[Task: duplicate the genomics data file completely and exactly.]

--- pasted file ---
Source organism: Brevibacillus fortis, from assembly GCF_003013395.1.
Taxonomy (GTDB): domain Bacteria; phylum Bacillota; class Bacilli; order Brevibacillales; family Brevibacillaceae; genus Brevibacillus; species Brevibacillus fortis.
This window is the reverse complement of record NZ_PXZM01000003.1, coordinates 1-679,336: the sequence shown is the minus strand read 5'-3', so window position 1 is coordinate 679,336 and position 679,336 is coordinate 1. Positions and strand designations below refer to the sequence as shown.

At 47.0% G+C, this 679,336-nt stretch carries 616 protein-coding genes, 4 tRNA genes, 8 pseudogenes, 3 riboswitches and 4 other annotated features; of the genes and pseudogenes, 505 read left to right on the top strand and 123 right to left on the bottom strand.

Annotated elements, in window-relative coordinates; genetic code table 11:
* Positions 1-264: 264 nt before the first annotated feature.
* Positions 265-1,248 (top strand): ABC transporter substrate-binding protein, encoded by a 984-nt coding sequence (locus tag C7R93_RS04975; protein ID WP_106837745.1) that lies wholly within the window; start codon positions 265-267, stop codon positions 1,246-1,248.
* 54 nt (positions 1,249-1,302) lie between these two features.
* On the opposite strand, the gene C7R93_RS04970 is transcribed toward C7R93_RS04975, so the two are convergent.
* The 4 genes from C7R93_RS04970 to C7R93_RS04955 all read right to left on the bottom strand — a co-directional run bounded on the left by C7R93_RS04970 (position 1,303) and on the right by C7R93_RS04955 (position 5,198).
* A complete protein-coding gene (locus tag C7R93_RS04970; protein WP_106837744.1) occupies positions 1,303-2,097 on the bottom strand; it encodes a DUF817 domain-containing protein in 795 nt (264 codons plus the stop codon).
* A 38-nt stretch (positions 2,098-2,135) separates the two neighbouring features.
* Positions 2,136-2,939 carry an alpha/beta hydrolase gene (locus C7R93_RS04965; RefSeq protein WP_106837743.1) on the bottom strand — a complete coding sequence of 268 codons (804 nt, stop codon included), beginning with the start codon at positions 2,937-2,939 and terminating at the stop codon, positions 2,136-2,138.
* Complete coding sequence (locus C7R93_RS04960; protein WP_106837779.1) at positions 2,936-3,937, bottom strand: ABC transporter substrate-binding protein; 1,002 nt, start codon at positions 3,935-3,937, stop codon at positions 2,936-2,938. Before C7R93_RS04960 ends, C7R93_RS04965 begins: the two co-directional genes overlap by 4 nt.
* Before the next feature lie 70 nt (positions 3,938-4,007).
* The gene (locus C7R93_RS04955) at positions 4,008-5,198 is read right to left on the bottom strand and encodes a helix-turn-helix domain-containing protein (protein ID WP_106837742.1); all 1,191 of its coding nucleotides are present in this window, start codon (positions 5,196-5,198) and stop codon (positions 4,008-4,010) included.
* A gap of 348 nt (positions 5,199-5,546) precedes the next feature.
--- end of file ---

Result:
Source organism: Brevibacillus fortis, from assembly GCF_003013395.1.
Taxonomy (GTDB): domain Bacteria; phylum Bacillota; class Bacilli; order Brevibacillales; family Brevibacillaceae; genus Brevibacillus; species Brevibacillus fortis.
This window is the reverse complement of record NZ_PXZM01000003.1, coordinates 1-679,336: the sequence shown is the minus strand read 5'-3', so window position 1 is coordinate 679,336 and position 679,336 is coordinate 1. Positions and strand designations below refer to the sequence as shown.

At 47.0% G+C, this 679,336-nt stretch carries 616 protein-coding genes, 4 tRNA genes, 8 pseudogenes, 3 riboswitches and 4 other annotated features; of the genes and pseudogenes, 505 read left to right on the top strand and 123 right to left on the bottom strand.

Annotated elements, in window-relative coordinates; genetic code table 11:
* Positions 1-264: 264 nt before the first annotated feature.
* Positions 265-1,248 (top strand): ABC transporter substrate-binding protein, encoded by a 984-nt coding sequence (locus tag C7R93_RS04975; protein ID WP_106837745.1) that lies wholly within the window; start codon positions 265-267, stop codon positions 1,246-1,248.
* 54 nt (positions 1,249-1,302) lie between these two features.
* On the opposite strand, the gene C7R93_RS04970 is transcribed toward C7R93_RS04975, so the two are convergent.
* The 4 genes from C7R93_RS04970 to C7R93_RS04955 all read right to left on the bottom strand — a co-directional run bounded on the left by C7R93_RS04970 (position 1,303) and on the right by C7R93_RS04955 (position 5,198).
* A complete protein-coding gene (locus tag C7R93_RS04970; protein WP_106837744.1) occupies positions 1,303-2,097 on the bottom strand; it encodes a DUF817 domain-containing protein in 795 nt (264 codons plus the stop codon).
* A 38-nt stretch (positions 2,098-2,135) separates the two neighbouring features.
* Positions 2,136-2,939 carry an alpha/beta hydrolase gene (locus C7R93_RS04965; RefSeq protein WP_106837743.1) on the bottom strand — a complete coding sequence of 268 codons (804 nt, stop codon included), beginning with the start codon at positions 2,937-2,939 and terminating at the stop codon, positions 2,136-2,138.
* Complete coding sequence (locus C7R93_RS04960; protein WP_106837779.1) at positions 2,936-3,937, bottom strand: ABC transporter substrate-binding protein; 1,002 nt, start codon at positions 3,935-3,937, stop codon at positions 2,936-2,938. Before C7R93_RS04960 ends, C7R93_RS04965 begins: the two co-directional genes overlap by 4 nt.
* Before the next feature lie 70 nt (positions 3,938-4,007).
* The gene (locus C7R93_RS04955) at positions 4,008-5,198 is read right to left on the bottom strand and encodes a helix-turn-helix domain-containing protein (protein ID WP_106837742.1); all 1,191 of its coding nucleotides are present in this window, start codon (positions 5,196-5,198) and stop codon (positions 4,008-4,010) included.
* A gap of 348 nt (positions 5,199-5,546) precedes the next feature.